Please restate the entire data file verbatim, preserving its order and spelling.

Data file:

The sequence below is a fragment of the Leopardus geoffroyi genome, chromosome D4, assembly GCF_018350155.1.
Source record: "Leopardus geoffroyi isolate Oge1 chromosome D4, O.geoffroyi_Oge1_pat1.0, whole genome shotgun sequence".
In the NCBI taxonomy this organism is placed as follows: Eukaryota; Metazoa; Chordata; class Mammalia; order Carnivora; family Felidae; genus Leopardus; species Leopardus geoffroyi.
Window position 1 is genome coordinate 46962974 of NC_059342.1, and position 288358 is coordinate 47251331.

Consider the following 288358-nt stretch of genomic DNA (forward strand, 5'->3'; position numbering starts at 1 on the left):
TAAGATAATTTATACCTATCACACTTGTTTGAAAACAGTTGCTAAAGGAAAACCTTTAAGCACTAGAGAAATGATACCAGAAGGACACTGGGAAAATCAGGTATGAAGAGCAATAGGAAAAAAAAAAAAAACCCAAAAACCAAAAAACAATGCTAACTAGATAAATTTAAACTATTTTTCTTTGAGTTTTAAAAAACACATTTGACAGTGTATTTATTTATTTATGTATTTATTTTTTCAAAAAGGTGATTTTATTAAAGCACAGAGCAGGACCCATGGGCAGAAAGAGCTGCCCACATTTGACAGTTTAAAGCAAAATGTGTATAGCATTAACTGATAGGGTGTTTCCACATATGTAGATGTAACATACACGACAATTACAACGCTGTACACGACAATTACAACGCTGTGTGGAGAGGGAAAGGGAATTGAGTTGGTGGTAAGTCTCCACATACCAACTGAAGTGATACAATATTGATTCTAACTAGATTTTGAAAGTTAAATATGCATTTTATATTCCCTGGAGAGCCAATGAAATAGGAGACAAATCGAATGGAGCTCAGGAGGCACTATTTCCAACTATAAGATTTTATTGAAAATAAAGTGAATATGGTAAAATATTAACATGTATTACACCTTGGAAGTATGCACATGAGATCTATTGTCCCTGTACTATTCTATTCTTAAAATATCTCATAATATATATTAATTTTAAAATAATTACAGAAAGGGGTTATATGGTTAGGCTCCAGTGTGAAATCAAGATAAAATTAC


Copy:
The sequence below is a fragment of the Leopardus geoffroyi genome, chromosome D4, assembly GCF_018350155.1.
Source record: "Leopardus geoffroyi isolate Oge1 chromosome D4, O.geoffroyi_Oge1_pat1.0, whole genome shotgun sequence".
In the NCBI taxonomy this organism is placed as follows: Eukaryota; Metazoa; Chordata; class Mammalia; order Carnivora; family Felidae; genus Leopardus; species Leopardus geoffroyi.
Window position 1 is genome coordinate 46962974 of NC_059342.1, and position 288358 is coordinate 47251331.

Consider the following 288358-nt stretch of genomic DNA (forward strand, 5'->3'; position numbering starts at 1 on the left):
TAAGATAATTTATACCTATCACACTTGTTTGAAAACAGTTGCTAAAGGAAAACCTTTAAGCACTAGAGAAATGATACCAGAAGGACACTGGGAAAATCAGGTATGAAGAGCAATAGGAAAAAAAAAAAAAACCCAAAAACCAAAAAACAATGCTAACTAGATAAATTTAAACTATTTTTCTTTGAGTTTTAAAAAACACATTTGACAGTGTATTTATTTATTTATGTATTTATTTTTTCAAAAAGGTGATTTTATTAAAGCACAGAGCAGGACCCATGGGCAGAAAGAGCTGCCCACATTTGACAGTTTAAAGCAAAATGTGTATAGCATTAACTGATAGGGTGTTTCCACATATGTAGATGTAACATACACGACAATTACAACGCTGTACACGACAATTACAACGCTGTGTGGAGAGGGAAAGGGAATTGAGTTGGTGGTAAGTCTCCACATACCAACTGAAGTGATACAATATTGATTCTAACTAGATTTTGAAAGTTAAATATGCATTTTATATTCCCTGGAGAGCCAATGAAATAGGAGACAAATCGAATGGAGCTCAGGAGGCACTATTTCCAACTATAAGATTTTATTGAAAATAAAGTGAATATGGTAAAATATTAACATGTATTACACCTTGGAAGTATGCACATGAGATCTATTGTCCCTGTACTATTCTATTCTTAAAATATCTCATAATATATATTAATTTTAAAATAATTACAGAAAGGGGTTATATGGTTAGGCTCCAGTGTGAAATCAAGATAAAATTAC